TAYLOR: UK basketball a big deal

What a week it was. While covering a remarkable run by the George Rogers Clark in the boys' Sweet Sixteen state tournament, former Kentucky coach Tubby Smith resigned to take a similar post at the University of Kentucky. A little more than 24 hours later, junior Randolph Morris signed a two-year contract with the New York Knicks.

Both stories broke before and while the Cards were making their first appearance in the state tournament in 17 years.

The question suddenly became whether Smith would be returning to who will be the team's next coach.

While keeping one eye on Clark and the other on the Wildcats, my phone started ringing off the hook as soon as news of Smith's resignation began circulating.

My laptop became a hot commodity during Clark's first-round win over Christian County in the state tourney. Everyone wanted to know what was going on. One minute, trainer Bill Keightley is in the building and the next thing, he's headed out the door.

In the grand scheme of things, to be honest, I wasn't one of the people caught off-guard by Smith's decision to leave Kentucky, but the timing of it all was a somewhat of a shock. As early as two weeks ago, I had a gut-feeling that something was going to happen at UK in a matter of two weeks. Just felt it.

At that point, the wheels in my brain started turning as to who would come to UK if Smith departed. The first name to pop up was Florida coach Billy Donovan. The second? Texas A&M coach Billy Gillespie. Rick Pitino is third on this list, but what does that matter?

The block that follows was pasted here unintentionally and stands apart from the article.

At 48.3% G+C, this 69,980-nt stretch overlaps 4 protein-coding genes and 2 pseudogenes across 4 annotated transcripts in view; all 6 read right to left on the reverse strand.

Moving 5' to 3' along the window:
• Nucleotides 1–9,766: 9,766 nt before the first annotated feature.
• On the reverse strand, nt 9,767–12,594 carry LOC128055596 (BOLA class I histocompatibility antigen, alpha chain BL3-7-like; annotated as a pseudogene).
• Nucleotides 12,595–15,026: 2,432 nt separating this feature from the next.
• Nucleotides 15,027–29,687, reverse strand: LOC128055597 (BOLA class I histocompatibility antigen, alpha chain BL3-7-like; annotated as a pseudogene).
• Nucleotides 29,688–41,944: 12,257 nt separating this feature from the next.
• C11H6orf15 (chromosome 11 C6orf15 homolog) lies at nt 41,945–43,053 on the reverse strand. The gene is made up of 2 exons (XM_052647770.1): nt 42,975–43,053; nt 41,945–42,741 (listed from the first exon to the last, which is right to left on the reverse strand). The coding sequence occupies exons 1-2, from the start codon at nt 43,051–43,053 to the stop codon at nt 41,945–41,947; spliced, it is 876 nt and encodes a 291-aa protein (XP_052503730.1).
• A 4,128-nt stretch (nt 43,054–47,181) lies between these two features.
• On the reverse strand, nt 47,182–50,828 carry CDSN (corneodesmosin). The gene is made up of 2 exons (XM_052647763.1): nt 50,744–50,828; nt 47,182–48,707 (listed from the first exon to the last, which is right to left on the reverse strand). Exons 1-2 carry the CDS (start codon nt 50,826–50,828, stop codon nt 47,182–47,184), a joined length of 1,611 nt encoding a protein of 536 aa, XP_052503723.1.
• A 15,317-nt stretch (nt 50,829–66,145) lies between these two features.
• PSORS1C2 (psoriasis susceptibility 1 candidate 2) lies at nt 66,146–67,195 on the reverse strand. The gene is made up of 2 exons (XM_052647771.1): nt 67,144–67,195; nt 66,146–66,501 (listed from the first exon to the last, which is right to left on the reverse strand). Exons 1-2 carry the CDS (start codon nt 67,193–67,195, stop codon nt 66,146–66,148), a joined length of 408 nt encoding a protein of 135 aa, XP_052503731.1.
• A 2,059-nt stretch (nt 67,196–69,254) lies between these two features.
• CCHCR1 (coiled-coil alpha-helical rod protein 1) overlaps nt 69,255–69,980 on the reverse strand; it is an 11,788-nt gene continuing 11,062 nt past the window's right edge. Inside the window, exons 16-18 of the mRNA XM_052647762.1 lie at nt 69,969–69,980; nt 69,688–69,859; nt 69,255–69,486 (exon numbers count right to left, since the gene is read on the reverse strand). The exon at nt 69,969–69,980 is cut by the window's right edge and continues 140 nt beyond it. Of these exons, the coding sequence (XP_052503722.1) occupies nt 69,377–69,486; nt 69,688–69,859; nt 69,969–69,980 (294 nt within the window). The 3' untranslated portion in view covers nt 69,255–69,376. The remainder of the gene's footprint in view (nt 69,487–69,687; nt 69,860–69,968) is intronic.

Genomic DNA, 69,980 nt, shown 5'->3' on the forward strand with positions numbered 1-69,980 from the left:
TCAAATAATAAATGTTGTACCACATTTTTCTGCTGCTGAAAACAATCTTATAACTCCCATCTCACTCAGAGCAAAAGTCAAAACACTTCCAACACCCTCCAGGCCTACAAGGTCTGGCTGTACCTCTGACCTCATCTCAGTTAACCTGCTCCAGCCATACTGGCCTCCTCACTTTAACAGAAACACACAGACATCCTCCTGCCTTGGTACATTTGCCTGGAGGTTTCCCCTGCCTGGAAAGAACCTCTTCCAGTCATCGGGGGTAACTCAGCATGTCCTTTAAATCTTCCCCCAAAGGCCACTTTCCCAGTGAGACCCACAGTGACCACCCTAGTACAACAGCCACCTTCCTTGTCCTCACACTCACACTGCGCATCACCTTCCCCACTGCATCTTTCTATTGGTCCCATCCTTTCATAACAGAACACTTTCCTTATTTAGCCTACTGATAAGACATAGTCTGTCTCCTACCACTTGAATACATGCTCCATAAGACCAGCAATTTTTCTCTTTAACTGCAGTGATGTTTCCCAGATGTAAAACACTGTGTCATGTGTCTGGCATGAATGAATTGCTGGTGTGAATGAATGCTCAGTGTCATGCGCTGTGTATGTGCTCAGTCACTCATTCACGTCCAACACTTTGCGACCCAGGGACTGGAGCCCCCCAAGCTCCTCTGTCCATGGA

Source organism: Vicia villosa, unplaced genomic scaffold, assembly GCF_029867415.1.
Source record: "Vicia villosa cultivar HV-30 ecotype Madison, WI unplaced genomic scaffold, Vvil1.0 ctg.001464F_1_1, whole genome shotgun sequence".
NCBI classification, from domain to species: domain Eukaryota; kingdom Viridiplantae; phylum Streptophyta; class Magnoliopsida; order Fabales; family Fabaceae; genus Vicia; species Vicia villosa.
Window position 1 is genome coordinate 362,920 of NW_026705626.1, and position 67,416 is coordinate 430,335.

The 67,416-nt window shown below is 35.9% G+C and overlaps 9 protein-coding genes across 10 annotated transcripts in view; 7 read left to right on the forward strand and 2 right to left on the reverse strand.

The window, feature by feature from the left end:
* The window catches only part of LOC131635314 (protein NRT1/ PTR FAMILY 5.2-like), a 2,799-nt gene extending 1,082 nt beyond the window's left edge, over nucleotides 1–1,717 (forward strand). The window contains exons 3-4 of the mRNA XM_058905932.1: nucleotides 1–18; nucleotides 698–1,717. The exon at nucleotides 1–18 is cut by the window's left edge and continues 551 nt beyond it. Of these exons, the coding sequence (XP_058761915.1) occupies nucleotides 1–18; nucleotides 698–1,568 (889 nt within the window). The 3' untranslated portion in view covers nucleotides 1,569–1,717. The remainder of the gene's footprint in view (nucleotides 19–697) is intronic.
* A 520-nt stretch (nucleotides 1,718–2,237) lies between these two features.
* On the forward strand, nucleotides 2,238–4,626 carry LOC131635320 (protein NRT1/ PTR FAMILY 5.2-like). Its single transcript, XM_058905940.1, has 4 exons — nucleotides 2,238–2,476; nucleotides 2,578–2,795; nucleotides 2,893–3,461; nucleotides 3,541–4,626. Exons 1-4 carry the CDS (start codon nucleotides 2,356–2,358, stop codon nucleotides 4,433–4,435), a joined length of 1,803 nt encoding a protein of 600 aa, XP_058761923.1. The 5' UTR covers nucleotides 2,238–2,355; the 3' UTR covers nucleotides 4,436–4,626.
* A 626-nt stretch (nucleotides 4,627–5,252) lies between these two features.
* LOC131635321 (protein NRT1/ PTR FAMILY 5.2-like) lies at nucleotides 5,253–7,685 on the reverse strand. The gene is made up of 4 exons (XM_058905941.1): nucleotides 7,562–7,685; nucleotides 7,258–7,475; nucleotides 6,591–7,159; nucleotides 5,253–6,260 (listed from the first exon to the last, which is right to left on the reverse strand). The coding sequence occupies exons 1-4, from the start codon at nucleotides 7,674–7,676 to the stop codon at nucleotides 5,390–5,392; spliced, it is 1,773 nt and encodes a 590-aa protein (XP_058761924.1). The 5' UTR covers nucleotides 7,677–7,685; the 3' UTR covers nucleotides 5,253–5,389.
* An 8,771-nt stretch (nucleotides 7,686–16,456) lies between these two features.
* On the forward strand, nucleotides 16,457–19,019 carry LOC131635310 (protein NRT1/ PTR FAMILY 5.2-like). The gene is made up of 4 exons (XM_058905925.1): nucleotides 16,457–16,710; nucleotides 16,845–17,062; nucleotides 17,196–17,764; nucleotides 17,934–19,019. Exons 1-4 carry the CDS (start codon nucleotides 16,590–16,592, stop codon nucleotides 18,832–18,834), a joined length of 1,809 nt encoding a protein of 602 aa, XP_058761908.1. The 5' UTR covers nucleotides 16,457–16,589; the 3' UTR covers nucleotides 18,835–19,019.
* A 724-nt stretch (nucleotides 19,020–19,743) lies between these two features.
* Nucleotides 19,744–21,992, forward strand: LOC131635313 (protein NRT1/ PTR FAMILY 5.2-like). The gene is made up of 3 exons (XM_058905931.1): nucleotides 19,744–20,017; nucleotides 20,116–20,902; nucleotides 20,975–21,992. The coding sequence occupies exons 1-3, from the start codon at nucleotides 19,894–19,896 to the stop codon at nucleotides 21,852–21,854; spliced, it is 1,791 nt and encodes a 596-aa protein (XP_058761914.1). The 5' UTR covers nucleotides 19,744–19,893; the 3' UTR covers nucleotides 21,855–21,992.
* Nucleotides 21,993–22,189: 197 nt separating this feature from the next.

During the last days of the Smith regime, most of the letters we received at the office stated that Smith wasn't the right man for the job. Only one letter supported Smith, which we published. Some wanted change, others didn't.

I haven't formed an official opinion on the matter, but what has transpired could be the best thing for both parties. Smith indicated during his introduction as coach at Minnesota that he needed a new challenge and added that it was the main reason for his departure. Kentucky now has the challenge of finding a new coach.

During the whole process, one thing has stuck out in my mind. As I was growing up, I remember my dad pondering whether or not he should step down as a pastor of a church. His gut instinct at the time was to leave, but stayed past his time. His departure from that church ended up hurting my dad in the long run.

It's my personal belief that Smith may have had those same instincts and followed them, leaving when he felt like it was time to move one.

The same thing happens when coaches retire. I remember former Eastern Kentucky football coach Roy Kidd saying it was time when he officially retired. Only an individual in his own mind knows when it's time to go and wait a little longer.

The next coach will need to understand the bar is high at Kentucky and understandably so. The Wildcats are one of the elite programs in the nation when it comes to college basketball. Although some don't like the idea that UK basketball holds such a high esteem in the Bluegrass, it's a tie that binds Kentuckians all together. It has been for centuries and will continue to be the main dominator in this state.

Kentucky basketball is important in these parts and it's a big deal. Big enough that nearly everyone from those who visit the barber shop to those who are in the nursing home pay attention to what goes on at Rupp Arena and the new practice facility.

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